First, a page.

“The Ohio Liquor Commission does not have authority under R.C. 4301.25(A)(1) to suspend or revoke a permit holder’s liquor permit when a former employee of the permit holder is convicted of a felony for an act committed while employed by the permit holder,” wrote Justice Maureen O’Connor in the majority opinion issued this week.
Attorney Jeffrey Douglas, chairman of the Free Speech Coalition, told XBIZ that the decision was an unfortunately rare example of a court applying the same standard to an adult business that it does to non-adult operations.
“Most striking here is that the court treated an adult business like it would any other business,” Douglas said. “In the current environment — sadly — that fact is headline material, in itself.”
The case stemmed from incidents in that took place in February 2003, when detectives from the Montgomery County Sheriff’s Office conducted undercover drug buys at the club. According to court documents, the detectives made two separate purchases of cocaine from a dancer named Brooke Orshoski.
The club fired Orshoski the same month. She was subsequently indicted and later convicted on felony drug trafficking charges in October, 2003.
In January 2004, the Ohio Liquor Control Commission (OLCC) cited WCI Inc., the company that owns and operates Cheeks, for liquor license violations based in part on Orshoski’s felony conviction.
The OLCC held a hearing in May 2004 regarding Orshoski’s violation, at which WCI’s manager testified that he terminated the dancer’s employment before she had even been convicted of the crime, because he suspected that she was using or dealing drugs from within the club.
Despite that fact, the OLCC suspended WCI’s liquor permit for 30 days, stating that under the commission’s interpretation of state law, it was irrelevant whether or not the club still employed the dancer at the time of her conviction.
WCI appealed that decision, eventually leading to the state’s highest court hearing the matter.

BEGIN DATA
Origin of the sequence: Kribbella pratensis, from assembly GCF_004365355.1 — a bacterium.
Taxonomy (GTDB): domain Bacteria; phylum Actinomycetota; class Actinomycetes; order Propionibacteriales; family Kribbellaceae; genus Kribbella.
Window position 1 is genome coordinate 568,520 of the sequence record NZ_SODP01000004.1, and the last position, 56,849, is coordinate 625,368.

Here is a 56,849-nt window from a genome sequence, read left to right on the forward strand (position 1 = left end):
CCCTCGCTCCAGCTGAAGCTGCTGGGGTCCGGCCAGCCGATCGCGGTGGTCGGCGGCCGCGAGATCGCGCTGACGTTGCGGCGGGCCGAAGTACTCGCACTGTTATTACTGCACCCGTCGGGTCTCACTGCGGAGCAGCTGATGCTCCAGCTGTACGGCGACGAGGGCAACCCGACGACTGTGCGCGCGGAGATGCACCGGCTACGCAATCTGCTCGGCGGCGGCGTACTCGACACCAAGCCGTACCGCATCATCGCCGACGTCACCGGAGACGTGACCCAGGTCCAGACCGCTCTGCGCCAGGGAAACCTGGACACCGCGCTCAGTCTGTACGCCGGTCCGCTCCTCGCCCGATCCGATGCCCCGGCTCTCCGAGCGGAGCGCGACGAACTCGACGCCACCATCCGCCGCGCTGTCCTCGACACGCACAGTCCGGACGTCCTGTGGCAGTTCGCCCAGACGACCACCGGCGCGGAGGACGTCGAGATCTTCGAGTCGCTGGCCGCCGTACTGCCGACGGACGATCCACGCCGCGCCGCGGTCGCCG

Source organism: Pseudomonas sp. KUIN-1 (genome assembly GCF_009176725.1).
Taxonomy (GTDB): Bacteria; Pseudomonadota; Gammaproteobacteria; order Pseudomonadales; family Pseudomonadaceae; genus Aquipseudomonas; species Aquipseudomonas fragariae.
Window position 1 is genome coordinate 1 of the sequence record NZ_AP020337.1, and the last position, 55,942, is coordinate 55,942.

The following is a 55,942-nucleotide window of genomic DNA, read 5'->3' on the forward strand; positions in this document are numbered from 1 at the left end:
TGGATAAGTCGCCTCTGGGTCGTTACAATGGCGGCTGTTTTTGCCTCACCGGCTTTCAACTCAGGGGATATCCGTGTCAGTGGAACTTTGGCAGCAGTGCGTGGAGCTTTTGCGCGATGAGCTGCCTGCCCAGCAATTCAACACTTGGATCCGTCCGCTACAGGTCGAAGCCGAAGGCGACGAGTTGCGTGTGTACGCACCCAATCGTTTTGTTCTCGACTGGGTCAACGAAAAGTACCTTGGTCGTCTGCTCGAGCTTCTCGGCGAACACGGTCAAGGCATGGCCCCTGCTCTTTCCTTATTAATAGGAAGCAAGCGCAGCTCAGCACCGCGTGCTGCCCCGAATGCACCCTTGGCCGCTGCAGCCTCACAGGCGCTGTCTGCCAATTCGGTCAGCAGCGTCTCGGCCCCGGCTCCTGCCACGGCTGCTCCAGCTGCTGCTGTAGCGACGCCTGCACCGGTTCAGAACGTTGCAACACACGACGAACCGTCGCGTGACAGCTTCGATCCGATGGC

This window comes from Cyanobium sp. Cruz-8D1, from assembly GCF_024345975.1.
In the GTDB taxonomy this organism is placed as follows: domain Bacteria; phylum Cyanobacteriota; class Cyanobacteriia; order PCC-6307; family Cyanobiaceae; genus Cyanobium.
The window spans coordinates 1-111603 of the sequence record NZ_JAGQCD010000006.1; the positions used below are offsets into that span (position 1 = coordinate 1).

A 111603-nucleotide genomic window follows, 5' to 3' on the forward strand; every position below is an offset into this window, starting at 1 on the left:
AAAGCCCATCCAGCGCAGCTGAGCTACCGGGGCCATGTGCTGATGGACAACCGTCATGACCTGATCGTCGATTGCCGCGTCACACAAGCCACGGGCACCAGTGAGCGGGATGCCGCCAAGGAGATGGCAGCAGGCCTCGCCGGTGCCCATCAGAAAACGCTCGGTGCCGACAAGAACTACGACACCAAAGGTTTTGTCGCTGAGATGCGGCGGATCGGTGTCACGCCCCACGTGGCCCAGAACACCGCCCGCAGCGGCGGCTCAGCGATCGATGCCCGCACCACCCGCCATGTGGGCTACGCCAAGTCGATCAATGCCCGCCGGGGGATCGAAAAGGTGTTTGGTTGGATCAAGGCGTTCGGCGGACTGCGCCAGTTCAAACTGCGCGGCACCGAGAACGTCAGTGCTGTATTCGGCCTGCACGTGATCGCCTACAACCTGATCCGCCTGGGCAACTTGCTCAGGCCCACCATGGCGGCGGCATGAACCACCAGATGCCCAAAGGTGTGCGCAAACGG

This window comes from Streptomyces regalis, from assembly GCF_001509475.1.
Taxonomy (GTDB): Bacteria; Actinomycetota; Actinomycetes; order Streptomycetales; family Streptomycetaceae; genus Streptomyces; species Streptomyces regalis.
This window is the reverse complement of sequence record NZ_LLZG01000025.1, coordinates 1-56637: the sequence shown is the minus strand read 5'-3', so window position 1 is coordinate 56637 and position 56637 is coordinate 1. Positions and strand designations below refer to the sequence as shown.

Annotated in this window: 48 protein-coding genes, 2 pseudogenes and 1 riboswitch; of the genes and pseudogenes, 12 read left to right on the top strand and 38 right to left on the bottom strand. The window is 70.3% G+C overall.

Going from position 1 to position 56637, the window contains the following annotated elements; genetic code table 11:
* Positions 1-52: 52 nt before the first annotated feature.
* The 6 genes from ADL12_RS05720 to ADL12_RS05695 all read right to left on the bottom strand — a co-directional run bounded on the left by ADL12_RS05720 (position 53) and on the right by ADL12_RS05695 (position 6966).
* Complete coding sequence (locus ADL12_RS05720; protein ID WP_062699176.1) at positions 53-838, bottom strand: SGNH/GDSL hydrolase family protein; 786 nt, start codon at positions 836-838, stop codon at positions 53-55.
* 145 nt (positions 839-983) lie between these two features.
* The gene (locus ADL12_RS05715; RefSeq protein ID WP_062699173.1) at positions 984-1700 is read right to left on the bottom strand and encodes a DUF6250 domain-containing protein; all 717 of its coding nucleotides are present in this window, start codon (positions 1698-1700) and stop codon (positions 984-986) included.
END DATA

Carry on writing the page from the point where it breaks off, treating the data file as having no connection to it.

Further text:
In its appeal, WCI contended that because the company terminated Orshoski well before her conviction in October 2003, the OLCC lacked authority under the statute to suspend the company’s permit.
“We agree with WCI and the opinion of the court of appeals in this case,” O’Connor wrote in the decision issued this week. “These opinions are grounded in the recognition that [the statute] is unambiguous and that under the plain meaning of the statute, the conviction must occur during the employee’s employment with the permit holder. By its plain terms, the statute does not address a conviction of a former employee of a permit holder.”
O’Connor stated that while it is “well settled that a liquor permit does not create a property right subject to traditional due process, it would be unfair not to recognize that this particular permit holder terminated its employee upon learning of her criminal conduct — likely in an effort to protect its own interest as well as its patrons.”
“If we were to adopt the commission’s position…. we would be placing the future of an establishment’s liquor permit in the hands of the employee and the employee’s defense counsel,” O’Connor added.
In his dissent to the majority’s opinion, Justice Robert Cupp argued that the court’s ruling “renders the statute essentially meaningless.”
“As the commission argued before this court, reading the statute to require that the conviction and employment must be concurrent will allow a permit holder to easily evade its responsibility to maintain a permit premises free of illegal employee activity,” Cupp wrote. “A permit holder who knows of, or should know of, felonious employee conduct will now be able to allow the conduct to continue until the employee is caught. Then, the permit holder can insulate itself from any consequences simply by firing the employee before he or she is convicted.”
Douglas told XBIZ that the problem with Cupp’s argument is that it “is taking the approach of ‘guilty until proven innocent.’”
“The dissent assumes a conspiracy between the club and its employee,” Douglas said. “As far as the dissent is concerned, that conspiracy is fact, despite there being no evidence to support that position.”
Another point the dissent may have missed, Douglas said, is that to punish clubs regardless of whether they act to terminate problem employees would have the opposite of the statute’s desired deterrent effect.
“The majority correctly rejected a strict liability standard, and created an incentive for clubs to behave responsibly,” Douglas said. “If you get punished either way, that creates a disincentive to behave responsibly.”